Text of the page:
Normand — who maintains a studio and workspace in Indianapolis where he creates dynamic works of visual art infused with narratives of culture, community, and history — is a scavenger and an obsessive collector. He searches back streets and alleys, junk stores and abandoned buildings, looking for clues to explain the mysteries of our world. Normand finds stories in discarded things: Stories about all of us, our cities, and our shared history. He first began making collage images, shadow boxes, and installations as a way to justify his relentless collecting. But the work soon became much more than that. It is Normand’s way to dig deeply into the vast attic of this world and to share his finds with anyone who takes the time to look. He holds a Master’s degree in American Studies from the University of Notre Dame and worked nearly 30 years in the field of heritage preservation and housing reform before turning to the practice of art.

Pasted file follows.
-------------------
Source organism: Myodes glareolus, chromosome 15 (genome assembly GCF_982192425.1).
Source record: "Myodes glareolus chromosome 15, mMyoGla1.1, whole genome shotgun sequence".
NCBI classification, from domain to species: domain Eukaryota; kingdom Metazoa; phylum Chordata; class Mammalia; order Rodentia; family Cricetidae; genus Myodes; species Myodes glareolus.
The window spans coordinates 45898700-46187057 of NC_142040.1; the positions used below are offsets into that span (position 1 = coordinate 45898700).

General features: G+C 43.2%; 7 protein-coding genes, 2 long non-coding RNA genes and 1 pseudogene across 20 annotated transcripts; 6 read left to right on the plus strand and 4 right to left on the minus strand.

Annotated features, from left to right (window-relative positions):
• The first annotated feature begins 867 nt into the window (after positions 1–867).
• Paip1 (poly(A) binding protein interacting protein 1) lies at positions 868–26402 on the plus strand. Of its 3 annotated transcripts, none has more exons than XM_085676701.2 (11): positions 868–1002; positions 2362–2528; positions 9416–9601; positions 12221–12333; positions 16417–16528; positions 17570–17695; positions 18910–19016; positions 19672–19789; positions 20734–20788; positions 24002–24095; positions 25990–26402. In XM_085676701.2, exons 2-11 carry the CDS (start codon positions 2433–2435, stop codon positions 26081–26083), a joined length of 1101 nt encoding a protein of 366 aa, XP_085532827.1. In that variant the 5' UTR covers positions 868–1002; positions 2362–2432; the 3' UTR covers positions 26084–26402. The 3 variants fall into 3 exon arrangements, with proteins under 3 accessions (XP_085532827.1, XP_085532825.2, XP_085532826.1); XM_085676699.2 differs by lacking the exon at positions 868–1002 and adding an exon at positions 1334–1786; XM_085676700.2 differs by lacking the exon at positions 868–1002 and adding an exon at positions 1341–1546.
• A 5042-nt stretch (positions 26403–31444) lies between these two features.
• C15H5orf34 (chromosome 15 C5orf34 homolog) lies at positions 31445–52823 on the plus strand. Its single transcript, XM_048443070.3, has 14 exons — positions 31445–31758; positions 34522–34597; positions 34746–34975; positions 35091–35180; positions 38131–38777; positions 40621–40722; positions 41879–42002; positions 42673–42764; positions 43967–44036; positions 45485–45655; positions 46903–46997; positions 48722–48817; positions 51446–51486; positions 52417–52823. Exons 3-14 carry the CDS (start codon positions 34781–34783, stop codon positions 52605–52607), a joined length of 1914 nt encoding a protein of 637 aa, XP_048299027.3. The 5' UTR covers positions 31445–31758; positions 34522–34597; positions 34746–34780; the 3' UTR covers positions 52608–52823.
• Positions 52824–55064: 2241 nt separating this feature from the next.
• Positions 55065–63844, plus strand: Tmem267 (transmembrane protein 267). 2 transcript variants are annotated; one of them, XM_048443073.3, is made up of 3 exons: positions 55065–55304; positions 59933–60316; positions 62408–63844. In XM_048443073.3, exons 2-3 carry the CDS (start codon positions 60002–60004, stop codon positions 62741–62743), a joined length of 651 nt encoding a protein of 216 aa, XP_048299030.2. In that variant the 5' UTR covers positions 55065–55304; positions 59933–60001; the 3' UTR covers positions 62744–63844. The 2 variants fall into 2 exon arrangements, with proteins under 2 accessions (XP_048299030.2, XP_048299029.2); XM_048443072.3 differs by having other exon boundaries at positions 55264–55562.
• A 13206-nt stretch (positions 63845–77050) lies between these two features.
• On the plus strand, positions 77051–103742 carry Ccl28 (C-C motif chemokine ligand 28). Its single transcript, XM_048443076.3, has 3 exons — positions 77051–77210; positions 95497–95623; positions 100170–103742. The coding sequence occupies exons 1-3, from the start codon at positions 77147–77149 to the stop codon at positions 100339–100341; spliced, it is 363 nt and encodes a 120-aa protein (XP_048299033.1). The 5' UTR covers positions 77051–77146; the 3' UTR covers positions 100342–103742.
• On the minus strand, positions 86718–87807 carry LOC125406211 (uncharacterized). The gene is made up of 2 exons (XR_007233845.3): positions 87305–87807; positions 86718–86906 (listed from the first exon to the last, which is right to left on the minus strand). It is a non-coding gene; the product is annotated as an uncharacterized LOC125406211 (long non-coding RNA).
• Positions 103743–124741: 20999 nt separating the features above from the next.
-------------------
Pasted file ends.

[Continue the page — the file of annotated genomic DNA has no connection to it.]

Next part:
Made possible by Indy Mod Homes, Kan Kan Cinema and Brasserie, Skyler Creative, Arts Council of Indianapolis, City of Indianapolis – Government, Sun King Brewery, and Ash & Elm Cider Co.

This exhibition would not be possible without the kindness and generosity of Todd Bracik, Emmett Baumgarten, Big Car Staff, Matt Hale, Peter Horvath, Larry Jones, Johnny McKee and many others.